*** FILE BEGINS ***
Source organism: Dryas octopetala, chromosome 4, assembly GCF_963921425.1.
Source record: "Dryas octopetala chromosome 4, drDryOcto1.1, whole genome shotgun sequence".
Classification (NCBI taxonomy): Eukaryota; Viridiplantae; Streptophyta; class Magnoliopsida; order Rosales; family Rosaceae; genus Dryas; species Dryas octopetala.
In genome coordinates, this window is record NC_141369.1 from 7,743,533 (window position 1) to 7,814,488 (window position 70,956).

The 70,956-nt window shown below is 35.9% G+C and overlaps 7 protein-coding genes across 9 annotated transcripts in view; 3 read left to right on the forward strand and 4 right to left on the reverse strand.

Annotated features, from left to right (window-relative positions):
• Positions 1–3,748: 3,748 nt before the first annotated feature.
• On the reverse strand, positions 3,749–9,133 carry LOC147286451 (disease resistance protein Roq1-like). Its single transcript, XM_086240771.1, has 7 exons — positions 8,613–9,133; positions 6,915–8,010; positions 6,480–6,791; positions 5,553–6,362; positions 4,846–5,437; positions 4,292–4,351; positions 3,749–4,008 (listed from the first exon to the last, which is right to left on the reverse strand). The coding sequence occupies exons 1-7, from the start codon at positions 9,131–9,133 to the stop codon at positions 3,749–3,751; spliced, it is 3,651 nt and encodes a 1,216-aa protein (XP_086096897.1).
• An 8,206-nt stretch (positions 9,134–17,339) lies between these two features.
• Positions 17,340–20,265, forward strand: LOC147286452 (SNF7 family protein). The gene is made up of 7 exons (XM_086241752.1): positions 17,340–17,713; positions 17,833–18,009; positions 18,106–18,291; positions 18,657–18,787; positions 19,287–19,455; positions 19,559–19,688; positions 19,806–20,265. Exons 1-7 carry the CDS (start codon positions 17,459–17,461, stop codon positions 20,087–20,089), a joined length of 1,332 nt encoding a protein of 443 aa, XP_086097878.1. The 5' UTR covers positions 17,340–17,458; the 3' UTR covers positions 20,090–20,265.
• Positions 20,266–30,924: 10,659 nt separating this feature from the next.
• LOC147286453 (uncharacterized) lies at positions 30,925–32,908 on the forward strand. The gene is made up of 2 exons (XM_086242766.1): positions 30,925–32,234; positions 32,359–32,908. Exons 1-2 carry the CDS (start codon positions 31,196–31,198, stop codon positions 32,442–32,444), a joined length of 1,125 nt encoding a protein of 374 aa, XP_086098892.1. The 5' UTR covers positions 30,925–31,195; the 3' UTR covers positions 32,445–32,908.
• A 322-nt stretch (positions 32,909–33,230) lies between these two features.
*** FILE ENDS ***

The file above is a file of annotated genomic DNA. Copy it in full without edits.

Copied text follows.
Source organism: Dryas octopetala, chromosome 4, assembly GCF_963921425.1.
Source record: "Dryas octopetala chromosome 4, drDryOcto1.1, whole genome shotgun sequence".
Classification (NCBI taxonomy): Eukaryota; Viridiplantae; Streptophyta; class Magnoliopsida; order Rosales; family Rosaceae; genus Dryas; species Dryas octopetala.
In genome coordinates, this window is record NC_141369.1 from 7,743,533 (window position 1) to 7,814,488 (window position 70,956).

The 70,956-nt window shown below is 35.9% G+C and overlaps 7 protein-coding genes across 9 annotated transcripts in view; 3 read left to right on the forward strand and 4 right to left on the reverse strand.

Annotated features, from left to right (window-relative positions):
• Positions 1–3,748: 3,748 nt before the first annotated feature.
• On the reverse strand, positions 3,749–9,133 carry LOC147286451 (disease resistance protein Roq1-like). Its single transcript, XM_086240771.1, has 7 exons — positions 8,613–9,133; positions 6,915–8,010; positions 6,480–6,791; positions 5,553–6,362; positions 4,846–5,437; positions 4,292–4,351; positions 3,749–4,008 (listed from the first exon to the last, which is right to left on the reverse strand). The coding sequence occupies exons 1-7, from the start codon at positions 9,131–9,133 to the stop codon at positions 3,749–3,751; spliced, it is 3,651 nt and encodes a 1,216-aa protein (XP_086096897.1).
• An 8,206-nt stretch (positions 9,134–17,339) lies between these two features.
• Positions 17,340–20,265, forward strand: LOC147286452 (SNF7 family protein). The gene is made up of 7 exons (XM_086241752.1): positions 17,340–17,713; positions 17,833–18,009; positions 18,106–18,291; positions 18,657–18,787; positions 19,287–19,455; positions 19,559–19,688; positions 19,806–20,265. Exons 1-7 carry the CDS (start codon positions 17,459–17,461, stop codon positions 20,087–20,089), a joined length of 1,332 nt encoding a protein of 443 aa, XP_086097878.1. The 5' UTR covers positions 17,340–17,458; the 3' UTR covers positions 20,090–20,265.
• Positions 20,266–30,924: 10,659 nt separating this feature from the next.
• LOC147286453 (uncharacterized) lies at positions 30,925–32,908 on the forward strand. The gene is made up of 2 exons (XM_086242766.1): positions 30,925–32,234; positions 32,359–32,908. Exons 1-2 carry the CDS (start codon positions 31,196–31,198, stop codon positions 32,442–32,444), a joined length of 1,125 nt encoding a protein of 374 aa, XP_086098892.1. The 5' UTR covers positions 30,925–31,195; the 3' UTR covers positions 32,445–32,908.
• A 322-nt stretch (positions 32,909–33,230) lies between these two features.